Hands On Throttle And Stick
Modern fighters have every imaginable control function mounted on either the stick (right hand) or the throttle quadrant (left hand), so that the pilot need not fumble around in the cockpit.
A transparent screen mounted on the dashboard on which pertinent data from flight instruments and weapons systems are projected. The HUD eliminates the need to look down into the cockpit to read instruments.
Identification Friend or Foe
An electronic means of identifying aircraft, part of the military's transponder system that tells other jets and ground crews if a dude is a good guy or a bad guy.
Electronic Counter Measures
A means of attempting to confuse enemy radars. Some fighter aircraft carry an ECM device internally, while others carry an external ECM pod.
Electronic warfare (EW)
Refers to any action involving the use of the electromagnetic spectrum or directed energy to control the spectrum, attack an enemy, or impede enemy assaults via the spectrum. The purpose of electronic warfare is to deny the opponent the advantage of, and ensure friendly unimpeded access to, the EM spectrum. EW can be applied from air, sea, land, and space by manned and unmanned systems, and can target humans, communications, radar, or other assets.
Infra-red search and track (IRST)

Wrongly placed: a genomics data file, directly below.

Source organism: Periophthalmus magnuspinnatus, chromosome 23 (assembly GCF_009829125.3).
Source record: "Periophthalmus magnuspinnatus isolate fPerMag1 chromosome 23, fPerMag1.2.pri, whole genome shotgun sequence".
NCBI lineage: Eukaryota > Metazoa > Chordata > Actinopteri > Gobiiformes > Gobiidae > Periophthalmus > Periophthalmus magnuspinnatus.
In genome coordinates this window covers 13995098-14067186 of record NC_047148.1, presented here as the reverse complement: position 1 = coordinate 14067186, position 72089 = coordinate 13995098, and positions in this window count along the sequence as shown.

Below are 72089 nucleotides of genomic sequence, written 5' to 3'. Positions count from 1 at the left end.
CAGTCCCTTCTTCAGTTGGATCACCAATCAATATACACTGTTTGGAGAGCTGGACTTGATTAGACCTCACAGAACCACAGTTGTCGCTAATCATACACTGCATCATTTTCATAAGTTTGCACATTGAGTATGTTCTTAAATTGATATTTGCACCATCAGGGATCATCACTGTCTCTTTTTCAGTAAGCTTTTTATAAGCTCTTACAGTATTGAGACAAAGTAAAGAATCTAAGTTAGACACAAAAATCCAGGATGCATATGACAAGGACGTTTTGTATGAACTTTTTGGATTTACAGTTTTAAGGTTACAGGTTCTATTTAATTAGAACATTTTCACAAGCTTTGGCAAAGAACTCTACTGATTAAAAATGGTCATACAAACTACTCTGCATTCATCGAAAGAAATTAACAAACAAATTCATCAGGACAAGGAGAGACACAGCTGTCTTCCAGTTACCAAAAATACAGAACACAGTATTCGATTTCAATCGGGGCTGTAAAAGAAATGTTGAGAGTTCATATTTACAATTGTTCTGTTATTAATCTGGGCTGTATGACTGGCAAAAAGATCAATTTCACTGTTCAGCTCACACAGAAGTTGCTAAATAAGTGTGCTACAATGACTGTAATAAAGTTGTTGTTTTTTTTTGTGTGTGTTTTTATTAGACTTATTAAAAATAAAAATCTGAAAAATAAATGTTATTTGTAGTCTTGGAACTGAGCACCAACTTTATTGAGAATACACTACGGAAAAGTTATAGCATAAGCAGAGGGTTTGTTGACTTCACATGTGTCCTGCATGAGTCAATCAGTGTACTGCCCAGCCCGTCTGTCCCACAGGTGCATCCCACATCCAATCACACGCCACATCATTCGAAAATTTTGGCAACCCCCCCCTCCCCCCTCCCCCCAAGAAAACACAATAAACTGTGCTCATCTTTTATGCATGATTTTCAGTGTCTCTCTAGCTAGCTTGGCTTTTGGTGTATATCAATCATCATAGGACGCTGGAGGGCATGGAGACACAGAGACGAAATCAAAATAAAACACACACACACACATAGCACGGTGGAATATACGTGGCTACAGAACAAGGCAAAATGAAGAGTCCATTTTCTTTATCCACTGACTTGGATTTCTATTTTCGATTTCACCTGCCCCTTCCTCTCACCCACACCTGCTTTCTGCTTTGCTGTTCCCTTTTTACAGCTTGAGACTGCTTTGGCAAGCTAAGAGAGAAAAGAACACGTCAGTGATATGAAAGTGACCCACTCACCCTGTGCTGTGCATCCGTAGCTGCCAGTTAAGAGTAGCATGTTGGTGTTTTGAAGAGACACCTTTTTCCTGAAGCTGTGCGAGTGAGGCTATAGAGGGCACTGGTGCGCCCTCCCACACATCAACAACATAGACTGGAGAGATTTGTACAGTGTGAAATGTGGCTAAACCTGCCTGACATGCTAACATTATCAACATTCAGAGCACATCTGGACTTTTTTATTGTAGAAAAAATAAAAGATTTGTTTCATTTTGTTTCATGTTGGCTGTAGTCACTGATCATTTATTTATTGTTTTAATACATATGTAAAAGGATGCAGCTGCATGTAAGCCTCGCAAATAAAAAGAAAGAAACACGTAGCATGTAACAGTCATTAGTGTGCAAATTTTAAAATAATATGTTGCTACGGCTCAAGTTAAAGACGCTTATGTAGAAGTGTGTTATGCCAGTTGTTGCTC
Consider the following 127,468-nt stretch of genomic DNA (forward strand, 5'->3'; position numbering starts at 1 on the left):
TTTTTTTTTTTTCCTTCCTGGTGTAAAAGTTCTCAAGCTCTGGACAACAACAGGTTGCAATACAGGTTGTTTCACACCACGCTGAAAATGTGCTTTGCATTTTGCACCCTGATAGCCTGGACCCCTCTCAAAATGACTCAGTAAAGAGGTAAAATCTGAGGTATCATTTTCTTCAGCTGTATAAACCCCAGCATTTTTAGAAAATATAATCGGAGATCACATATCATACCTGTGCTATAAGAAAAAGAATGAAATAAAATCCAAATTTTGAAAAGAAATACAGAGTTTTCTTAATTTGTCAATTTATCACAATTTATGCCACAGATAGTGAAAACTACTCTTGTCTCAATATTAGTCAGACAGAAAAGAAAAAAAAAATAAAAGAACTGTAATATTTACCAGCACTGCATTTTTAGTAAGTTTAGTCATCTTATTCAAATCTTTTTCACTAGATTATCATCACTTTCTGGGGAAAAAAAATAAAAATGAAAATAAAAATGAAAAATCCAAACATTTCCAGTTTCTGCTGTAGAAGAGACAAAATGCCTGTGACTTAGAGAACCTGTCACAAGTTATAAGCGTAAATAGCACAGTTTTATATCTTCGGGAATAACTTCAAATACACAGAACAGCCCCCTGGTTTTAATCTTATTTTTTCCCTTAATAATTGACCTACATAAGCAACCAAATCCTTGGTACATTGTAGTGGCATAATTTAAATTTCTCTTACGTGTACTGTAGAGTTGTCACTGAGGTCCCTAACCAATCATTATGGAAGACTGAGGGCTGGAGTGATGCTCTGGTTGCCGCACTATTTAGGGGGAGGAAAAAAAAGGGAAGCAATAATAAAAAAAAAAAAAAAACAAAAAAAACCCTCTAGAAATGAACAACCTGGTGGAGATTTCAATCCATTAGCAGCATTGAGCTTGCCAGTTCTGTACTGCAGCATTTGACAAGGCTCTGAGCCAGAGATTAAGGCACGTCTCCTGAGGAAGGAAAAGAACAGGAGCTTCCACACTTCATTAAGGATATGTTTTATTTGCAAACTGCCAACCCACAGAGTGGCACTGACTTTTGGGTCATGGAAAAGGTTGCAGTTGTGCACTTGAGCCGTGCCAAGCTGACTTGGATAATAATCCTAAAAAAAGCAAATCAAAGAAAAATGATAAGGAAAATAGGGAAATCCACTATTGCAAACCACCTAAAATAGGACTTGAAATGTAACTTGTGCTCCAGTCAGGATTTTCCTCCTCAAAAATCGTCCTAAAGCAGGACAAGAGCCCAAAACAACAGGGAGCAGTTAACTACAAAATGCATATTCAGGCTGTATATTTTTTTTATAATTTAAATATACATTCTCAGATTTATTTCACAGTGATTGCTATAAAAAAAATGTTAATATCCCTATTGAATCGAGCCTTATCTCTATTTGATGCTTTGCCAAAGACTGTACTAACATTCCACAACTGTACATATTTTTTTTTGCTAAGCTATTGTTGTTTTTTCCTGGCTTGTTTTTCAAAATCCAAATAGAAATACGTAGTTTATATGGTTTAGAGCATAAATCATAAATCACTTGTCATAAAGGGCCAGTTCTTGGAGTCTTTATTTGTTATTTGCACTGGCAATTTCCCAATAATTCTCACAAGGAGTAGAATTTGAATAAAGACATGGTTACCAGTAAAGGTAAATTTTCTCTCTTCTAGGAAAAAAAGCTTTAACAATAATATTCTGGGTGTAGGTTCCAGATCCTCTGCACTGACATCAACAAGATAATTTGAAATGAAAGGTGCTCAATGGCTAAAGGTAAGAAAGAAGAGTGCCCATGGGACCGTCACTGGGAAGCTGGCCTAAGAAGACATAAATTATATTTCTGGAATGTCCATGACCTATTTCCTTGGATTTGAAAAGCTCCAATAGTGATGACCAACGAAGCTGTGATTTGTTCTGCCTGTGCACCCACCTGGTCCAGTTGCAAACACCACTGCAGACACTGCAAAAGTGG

IRST is a generalized case of forward looking infrared (heat sources such as aircraft engine exhaust), i.e. from forward-looking to all-round situational awareness. Such systems are passive, meaning they do not give out any radiation of their own, unlike radar. This gives them the advantage that they are difficult to detect.
Beyond Visual Range (BVR)
The ability to engage an enemy aircraft prior to being able to see him. The term beyond-visual-range missile (BVR) usually refers to an air-to-air missile (BVRAAM) that is capable of engaging at ranges of 20 nmi (37 km) or beyond. This range has been achieved using dual pulse rocket motors or booster rocket motor
and ramjet sustainer motor.
A pitot-static system
Is a system of pressure-sensitive instruments that is most often used in aviation to determine an aircraft's airspeed, Mach number, altitude, and altitude trend.
Last updated: 24 February 2015 • 14:04